A sudden, severe toothache is one of the most common symptoms of a dental emergency (which typically involves harm to one or more of your teeth). But toothaches can also indicate issues that aren’t exactly an emergency. You will still need to seek dental treatment to alleviate them, just not immediately. If you aren’t sure why your tooth hurts, or whether or not it’s an emergency, then you should call your dentist as soon as possible to schedule an exam.
Why Your Tooth Hurts
Enamel is the protective mineral layer surrounding the more sensitive main portion of your tooth, called dentin. The layer grows weak as oral bacteria form plaque and stick to your teeth, producing acids when you eat that attack the enamel. A sensitive tooth might not be extremely painful at first, but it can grow increasingly worse as the enamel is further compromised and a cavity eventually develops.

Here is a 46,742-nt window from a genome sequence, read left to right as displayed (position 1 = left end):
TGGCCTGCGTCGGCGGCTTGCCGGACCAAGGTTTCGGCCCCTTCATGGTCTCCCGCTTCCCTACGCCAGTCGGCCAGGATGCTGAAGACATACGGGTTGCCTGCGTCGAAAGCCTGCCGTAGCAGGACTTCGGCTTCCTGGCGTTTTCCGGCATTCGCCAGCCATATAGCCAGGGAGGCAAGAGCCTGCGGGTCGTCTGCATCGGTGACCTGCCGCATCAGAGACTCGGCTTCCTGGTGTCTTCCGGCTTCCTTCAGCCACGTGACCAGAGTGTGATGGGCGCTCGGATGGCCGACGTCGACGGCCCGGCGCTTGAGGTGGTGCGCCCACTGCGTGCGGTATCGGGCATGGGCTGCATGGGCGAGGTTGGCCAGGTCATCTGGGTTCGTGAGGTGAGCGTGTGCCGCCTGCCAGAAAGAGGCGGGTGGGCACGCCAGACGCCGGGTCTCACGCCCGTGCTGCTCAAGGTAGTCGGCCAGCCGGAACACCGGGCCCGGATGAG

A cracked or fractured tooth may or may not be an emergency, depending on the severity of the damage. However, if not treated promptly, the damage will grow more severe as your weakened tooth is exposed to biting and chewing pressure. The level of dental pain can indicate how severely the tooth is damaged, though some damaged teeth might not hurt immediately until the tooth’s nerves are exposed.
If you consistently grind your teeth (a condition known as bruxism), the constant stress and pressure of it can make your teeth sensitive. If you don’t treat the condition, then bruxism can lead to worse sensitivity as your teeth become worn down, or develop cracks and structural damage from the undue pressure.